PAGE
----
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A perspective of our world
Giving scale and perspective the world we all live in
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Rescooped by Fortunato Navarro Sanz from Geography Education
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A History of Conflicts

A History of Conflicts | A perspective of our world | Scoop.it
Browse the timeline of war and conflict across the globe.

 

This database of global wars and conflicts is searchable through space and time.  You can drag and click both the map and timeline to locate particular battles and wars, and then read more information about that conflict.  This resource would be a great one to show students and let them explore to find what they see as interesting.  This site is brimming with potential.     


Via Seth Dixon
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Sakis Koukouvis's comment, August 16, 2012 8:06 AM
Oh... You are lucky ;-)
Paul Rymsza's comment, August 22, 2012 2:15 PM
the potential of this site is amazing between the interactive learning system and the correlation between the timeline and location. If the human geography class is anything like this i can't wait for it!
Seth Dixon's curator insight, September 28, 2013 3:34 PM

 

This database of global wars and conflicts is searchable through space and time.  You can drag and click both the map and timeline to locate particular battles and wars, and then read more information about that conflict.  This resource would be a great one to show students and let them explore to find what they see as interesting.  This site is brimming with potential.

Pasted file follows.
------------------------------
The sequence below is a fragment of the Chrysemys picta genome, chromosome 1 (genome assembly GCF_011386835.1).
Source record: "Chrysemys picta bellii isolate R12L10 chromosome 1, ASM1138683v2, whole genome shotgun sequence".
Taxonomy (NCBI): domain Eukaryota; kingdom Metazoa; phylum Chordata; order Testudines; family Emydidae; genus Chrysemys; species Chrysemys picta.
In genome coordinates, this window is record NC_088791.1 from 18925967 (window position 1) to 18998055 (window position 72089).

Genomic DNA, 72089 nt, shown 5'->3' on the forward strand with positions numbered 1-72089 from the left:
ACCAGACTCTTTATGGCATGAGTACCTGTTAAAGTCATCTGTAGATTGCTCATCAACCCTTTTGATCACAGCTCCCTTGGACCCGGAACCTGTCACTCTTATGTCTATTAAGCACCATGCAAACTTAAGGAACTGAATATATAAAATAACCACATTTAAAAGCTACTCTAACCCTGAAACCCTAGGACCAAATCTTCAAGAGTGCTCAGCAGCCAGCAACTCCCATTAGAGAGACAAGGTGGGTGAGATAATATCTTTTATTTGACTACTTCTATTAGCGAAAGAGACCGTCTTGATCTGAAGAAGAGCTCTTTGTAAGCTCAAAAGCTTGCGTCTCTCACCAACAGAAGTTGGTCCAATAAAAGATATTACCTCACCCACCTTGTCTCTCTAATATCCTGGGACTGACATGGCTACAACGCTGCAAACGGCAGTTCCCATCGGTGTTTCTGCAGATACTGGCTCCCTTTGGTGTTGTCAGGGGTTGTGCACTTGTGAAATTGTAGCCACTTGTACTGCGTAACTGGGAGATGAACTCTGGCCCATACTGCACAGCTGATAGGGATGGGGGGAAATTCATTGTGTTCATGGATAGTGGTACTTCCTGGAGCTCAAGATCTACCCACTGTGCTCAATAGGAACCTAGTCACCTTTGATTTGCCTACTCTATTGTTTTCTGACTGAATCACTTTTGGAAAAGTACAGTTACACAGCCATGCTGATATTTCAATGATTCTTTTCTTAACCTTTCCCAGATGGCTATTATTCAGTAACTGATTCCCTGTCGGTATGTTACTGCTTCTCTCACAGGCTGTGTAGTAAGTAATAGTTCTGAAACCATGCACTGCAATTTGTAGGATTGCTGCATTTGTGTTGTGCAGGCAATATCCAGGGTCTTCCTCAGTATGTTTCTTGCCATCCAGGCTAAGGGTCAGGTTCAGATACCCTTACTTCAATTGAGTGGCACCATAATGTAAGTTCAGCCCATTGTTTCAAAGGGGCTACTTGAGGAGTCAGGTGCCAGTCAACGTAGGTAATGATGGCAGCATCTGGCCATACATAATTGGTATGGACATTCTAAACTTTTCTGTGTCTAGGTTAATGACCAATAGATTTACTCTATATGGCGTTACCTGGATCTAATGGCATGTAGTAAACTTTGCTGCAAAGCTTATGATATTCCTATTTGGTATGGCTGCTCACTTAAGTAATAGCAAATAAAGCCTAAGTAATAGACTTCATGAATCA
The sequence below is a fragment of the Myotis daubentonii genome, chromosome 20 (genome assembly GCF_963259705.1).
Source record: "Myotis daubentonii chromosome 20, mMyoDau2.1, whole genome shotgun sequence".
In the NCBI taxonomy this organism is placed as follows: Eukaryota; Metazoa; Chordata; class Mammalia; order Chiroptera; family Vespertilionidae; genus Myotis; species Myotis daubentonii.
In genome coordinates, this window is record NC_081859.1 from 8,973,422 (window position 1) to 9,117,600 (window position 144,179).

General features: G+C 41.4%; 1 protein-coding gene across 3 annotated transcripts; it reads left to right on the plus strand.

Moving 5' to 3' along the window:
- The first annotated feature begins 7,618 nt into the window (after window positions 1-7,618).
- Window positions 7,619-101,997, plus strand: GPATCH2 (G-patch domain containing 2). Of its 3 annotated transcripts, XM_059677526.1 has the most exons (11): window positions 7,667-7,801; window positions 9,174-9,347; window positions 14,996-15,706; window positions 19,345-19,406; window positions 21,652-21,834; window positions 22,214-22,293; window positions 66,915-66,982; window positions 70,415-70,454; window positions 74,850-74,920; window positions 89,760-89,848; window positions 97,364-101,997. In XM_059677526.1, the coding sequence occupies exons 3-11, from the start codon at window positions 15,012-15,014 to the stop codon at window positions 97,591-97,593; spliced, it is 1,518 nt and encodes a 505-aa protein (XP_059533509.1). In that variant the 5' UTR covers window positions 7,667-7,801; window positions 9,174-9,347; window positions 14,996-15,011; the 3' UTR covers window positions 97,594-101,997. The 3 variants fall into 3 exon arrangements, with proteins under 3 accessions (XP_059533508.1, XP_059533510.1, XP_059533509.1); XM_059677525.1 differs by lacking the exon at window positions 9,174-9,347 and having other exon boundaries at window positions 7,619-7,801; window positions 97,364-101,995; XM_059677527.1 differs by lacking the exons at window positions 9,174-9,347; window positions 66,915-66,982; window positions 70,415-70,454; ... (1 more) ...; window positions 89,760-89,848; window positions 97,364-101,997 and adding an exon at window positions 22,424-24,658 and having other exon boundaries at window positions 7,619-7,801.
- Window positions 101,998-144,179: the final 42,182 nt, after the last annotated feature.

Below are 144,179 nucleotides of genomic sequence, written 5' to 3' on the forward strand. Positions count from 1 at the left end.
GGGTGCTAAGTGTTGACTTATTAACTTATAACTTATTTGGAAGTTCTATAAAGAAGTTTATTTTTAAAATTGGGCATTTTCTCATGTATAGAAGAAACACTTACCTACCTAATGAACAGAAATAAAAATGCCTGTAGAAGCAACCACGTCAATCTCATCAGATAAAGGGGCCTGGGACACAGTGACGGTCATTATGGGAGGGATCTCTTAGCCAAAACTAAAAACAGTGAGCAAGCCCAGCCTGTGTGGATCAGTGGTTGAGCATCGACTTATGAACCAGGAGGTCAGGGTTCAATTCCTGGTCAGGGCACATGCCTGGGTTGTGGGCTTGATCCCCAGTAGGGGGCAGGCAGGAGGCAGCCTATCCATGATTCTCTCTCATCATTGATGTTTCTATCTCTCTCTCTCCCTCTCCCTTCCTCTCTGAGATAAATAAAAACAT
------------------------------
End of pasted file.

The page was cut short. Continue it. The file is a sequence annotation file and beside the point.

Rescooped by Fortunato Navarro Sanz from Geography Education
Scoop.it!

Unexpected Consequences

Unexpected Consequences | A perspective of our world | Scoop.it

Climate change has numerous casualities: the melting of the Arctic Sea ice is one such environment nightmare that's a result of global warming (don't worry Texans, you can just call it a "freak heat wave" or an "inexplicable anomaly").   But like all global processes, not all places are impacted equally.  Even in an economic recession, some find fortune while the majority flounder.  Same is true with the melting of the Artic; the melting might potentially opening up the fabled Northwest Passage and create new, seasonal shipping lanes.  Who would benefit from this?  Who would suffer?  To see a short video on this, see: http://www.economist.com/blogs/dailychart/2011/09/melting-arctic-sea-ice-and-shipping-routes  


Via Seth Dixon
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